California Sales and Use Tax & Audit Guide
This guide provides businesses with answers and explanation on the following California Sales and Use Tax topics:
- Do I need to collect California sales tax?
- Do I need to pay California use tax?
- What happens when I have an obligation to collect but didn’t?
- What steps can I take after receiving an audit notice?
- How to fight an improper sales tax assessment in California.
Who Needs to Collect California Sales and Use Tax?
California imposes a sales and use tax (SUT) on the purchase of certain tangible personal property and services within the state. If your business or your customers are located or have operations in California, SUT likely applies.
Nexus – How Is It Established in California?
According to the California Department of Tax and Fee Administration (CDTFA), nexus for paying sales tax in California occurs when a business has a physical presence in California. Some examples of physical presence could include:
- You have agents, including employees or contractors, who facilitate the sale of tangible personal property in California.
- You have an office or other place of business in California.
- You provide services related to personal property in California.
- Your business owns or leases property in the state.
- You deliver property into California for final use by a customer.
- You store inventory in California.
NOTE: California has been extremely aggressive in pursuing online retailers that use FBA services. California requires the fulfillment center to divulge sellers that use its fulfillment services and have inventory in California. If you use FBA or another fulfillment service, you are likely on California’s sales tax radar.
Additionally, business that do not have a physical presence in California, can establish economic nexus by exceeding a certain annual sales threshold in the state. See the next section for details.
Economic Nexus (Wayfair Law) And Internet Sales in California
As of April 1, 2019, businesses located outside of California may still have sales tax obligations to the state. Specifically, California’s Wayfair law requires that a business register with CDTFA to collect and remit sales and use tax, regardless of physical location, if the business has sales in California exceeding $500,000 during the preceding or current calendar year.
Note: California counts all sales of tangible personal property toward the $500,000 threshold. This includes nontaxable sales, such as sales for resale.
Examples of Common Sales Subject to California Sales Tax
As a rule, California sales and use tax likely applies to your sales of personal property unless a specific exemption exists or California laws explicitly exclude your transaction from taxation. When questions arise for your business, schedule a time to review the taxability of your transactions with one of our sales tax professionals.
Common exemptions from California sales and use tax:
- Groceries, including candy, confectionary, and snack foods
- Medical Devices
- Prescription medicines
- Housing related utilities, such as gas, electric, water and steam
- Many entertainment industry related purchases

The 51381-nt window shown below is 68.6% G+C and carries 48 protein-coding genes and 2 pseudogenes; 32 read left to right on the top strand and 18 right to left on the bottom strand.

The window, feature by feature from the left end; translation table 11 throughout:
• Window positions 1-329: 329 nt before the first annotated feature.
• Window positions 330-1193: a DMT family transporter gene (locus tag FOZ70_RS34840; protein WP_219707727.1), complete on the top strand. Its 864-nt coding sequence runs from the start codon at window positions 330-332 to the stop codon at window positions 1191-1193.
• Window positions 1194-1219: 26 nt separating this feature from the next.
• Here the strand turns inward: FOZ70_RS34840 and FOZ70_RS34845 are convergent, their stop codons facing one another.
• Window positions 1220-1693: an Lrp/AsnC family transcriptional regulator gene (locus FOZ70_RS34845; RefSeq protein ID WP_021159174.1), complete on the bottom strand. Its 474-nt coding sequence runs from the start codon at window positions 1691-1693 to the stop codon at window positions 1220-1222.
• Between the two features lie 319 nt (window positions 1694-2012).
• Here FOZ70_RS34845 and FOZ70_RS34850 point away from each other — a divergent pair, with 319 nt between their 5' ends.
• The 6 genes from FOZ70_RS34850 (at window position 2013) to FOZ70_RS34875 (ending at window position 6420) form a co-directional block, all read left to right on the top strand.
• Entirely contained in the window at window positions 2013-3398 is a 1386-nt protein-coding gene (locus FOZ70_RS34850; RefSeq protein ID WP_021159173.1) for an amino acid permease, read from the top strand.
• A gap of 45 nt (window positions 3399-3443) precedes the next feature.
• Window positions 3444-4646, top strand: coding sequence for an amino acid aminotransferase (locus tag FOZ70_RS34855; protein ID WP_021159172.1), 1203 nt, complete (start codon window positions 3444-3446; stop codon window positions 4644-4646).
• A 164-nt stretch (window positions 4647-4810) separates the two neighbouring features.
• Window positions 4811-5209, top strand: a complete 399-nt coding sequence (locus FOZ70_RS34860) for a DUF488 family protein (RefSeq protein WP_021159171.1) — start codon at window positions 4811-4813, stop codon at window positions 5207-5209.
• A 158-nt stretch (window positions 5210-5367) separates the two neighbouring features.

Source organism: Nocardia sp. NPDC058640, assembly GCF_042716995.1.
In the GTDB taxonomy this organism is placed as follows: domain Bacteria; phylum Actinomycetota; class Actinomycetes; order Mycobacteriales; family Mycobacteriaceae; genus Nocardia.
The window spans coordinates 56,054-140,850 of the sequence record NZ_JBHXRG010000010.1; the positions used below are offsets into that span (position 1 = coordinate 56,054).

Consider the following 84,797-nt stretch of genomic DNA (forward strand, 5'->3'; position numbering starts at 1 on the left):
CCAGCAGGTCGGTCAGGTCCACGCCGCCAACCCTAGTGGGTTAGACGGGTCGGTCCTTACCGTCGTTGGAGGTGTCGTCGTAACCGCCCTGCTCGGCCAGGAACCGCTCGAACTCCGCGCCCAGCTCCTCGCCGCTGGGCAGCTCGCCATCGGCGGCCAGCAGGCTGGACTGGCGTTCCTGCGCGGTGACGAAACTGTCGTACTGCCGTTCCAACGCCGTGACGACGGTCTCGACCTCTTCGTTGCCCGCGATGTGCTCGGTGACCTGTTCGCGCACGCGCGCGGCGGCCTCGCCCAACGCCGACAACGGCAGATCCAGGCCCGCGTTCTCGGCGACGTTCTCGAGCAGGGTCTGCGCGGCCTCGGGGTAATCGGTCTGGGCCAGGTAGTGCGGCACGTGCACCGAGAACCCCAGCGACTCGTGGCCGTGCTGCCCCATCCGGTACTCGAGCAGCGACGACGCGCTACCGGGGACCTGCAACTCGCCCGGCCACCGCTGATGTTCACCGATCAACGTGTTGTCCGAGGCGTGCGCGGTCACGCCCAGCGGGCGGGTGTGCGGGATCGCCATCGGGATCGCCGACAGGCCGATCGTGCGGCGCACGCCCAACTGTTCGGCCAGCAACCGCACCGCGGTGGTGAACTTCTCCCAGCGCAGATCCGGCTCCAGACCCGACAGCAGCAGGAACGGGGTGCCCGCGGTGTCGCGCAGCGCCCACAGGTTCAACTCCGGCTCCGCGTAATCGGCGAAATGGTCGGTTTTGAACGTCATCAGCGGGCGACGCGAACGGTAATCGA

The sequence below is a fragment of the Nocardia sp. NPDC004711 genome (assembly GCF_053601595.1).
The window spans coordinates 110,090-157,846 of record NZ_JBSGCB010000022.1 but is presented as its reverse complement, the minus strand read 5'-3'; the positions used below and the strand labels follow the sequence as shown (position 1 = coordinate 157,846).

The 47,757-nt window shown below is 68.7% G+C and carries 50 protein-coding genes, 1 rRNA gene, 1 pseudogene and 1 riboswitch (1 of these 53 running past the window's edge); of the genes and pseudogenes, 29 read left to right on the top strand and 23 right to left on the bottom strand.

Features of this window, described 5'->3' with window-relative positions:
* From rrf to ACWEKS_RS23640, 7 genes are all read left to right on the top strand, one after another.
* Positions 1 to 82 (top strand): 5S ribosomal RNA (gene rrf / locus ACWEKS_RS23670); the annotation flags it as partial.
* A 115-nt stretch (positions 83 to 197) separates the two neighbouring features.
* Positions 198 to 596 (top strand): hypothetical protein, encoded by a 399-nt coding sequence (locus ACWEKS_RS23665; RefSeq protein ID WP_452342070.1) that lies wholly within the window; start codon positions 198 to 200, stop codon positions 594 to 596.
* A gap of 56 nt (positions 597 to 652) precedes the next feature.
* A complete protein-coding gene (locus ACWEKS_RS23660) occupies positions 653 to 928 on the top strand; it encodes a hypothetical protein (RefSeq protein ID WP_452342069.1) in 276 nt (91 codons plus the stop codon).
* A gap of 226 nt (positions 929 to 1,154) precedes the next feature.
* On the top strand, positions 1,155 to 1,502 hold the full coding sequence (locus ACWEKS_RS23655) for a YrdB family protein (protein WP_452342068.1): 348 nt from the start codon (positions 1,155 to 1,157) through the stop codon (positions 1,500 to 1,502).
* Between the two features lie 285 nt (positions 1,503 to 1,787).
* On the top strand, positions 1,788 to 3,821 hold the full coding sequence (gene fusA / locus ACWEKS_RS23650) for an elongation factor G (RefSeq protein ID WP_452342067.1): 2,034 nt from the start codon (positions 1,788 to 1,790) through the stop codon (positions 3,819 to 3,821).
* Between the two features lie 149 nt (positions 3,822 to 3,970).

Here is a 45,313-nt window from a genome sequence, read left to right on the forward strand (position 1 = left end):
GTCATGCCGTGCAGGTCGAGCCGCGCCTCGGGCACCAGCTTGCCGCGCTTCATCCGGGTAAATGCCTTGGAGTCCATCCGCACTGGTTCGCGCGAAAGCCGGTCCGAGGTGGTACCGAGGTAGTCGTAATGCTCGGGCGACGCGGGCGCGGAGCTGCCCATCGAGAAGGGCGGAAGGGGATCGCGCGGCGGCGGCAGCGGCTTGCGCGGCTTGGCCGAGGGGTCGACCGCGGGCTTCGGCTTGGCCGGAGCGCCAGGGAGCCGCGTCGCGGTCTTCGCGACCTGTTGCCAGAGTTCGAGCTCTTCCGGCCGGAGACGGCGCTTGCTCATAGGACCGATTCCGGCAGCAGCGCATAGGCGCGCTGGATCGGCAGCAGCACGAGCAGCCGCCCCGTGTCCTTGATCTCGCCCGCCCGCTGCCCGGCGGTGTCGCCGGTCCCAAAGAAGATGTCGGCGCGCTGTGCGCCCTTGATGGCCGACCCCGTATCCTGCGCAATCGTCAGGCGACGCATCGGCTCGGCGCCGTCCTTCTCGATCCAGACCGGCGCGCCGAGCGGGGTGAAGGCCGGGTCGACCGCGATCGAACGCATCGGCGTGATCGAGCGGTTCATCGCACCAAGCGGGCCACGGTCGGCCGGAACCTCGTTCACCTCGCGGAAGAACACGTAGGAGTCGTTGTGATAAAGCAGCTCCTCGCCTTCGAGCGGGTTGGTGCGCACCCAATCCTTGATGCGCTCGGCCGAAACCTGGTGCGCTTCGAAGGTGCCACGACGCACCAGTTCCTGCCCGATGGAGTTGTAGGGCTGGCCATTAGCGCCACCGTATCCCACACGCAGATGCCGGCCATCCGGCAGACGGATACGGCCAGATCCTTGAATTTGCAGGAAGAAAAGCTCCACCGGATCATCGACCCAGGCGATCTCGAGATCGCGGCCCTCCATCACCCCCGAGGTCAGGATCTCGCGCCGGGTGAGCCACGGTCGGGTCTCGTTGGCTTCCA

- Many items used in farming or manufacturing.
Generally, services are not subject to sales tax in California except for services that are “inseparable from the sale” of the tangible personal property. That said, there are a few services that are specifically subject to sales tax, such as digital or physical photographs and their related services.
California does not tax software or software as a service (SaaS) unless the software is delivered on a tangible medium like a flash drive or CD.
Shipping & Handling
California maintains the following position on sales tax related to shipping and handling charges:
Shipping of non-taxable items:
- If the item being delivered is not taxable, the delivery charge is also non-taxable (that’s the easy part).
Shipping of taxable items:
- For taxable items, sales tax on the delivery charges depends on two things, how you invoice the charge and the actual cost of delivery compared to what you charge.
- Sales tax won’t generally apply when you separately state the shipping/delivery, freight, or postage on the invoice AND the charge is not greater than the actual delivery cost.
- If, however, the delivery charge is greater than the business’s actual cost, the portion of the charge that exceeds the actual delivery cost is taxable.
- Delivery charges can become fully taxable if:
- Adequate records of delivery costs are not kept,
- The delivery is made with your business’s own vehicles,
- You make a separate fuel surcharge or “handling” charge,
- Delivery is part of the price for the item sold, or
- “Freight-in” is included in cost.
While the general sales tax rules seem straightforward, they can become difficult to apply in the context of certain industries. The CDTFA developed some industry specific guidance on the application of California sales and use tax for items that may apply to your business.
- California Sales and Use Tax Guide for the Agricultural Industry
- California Sales and Use Tax Guide for Auto Repair Garages and Service Stations
- California Sales and Use Tax Guide for Gas Station Operators
- California Sales and Use Tax Guide for Barbers and Beauty Shops
- California Sales and Use Tax Guide for Wineries and Wine Distributors
- California Sales and Use Tax Guide for Liquor Stores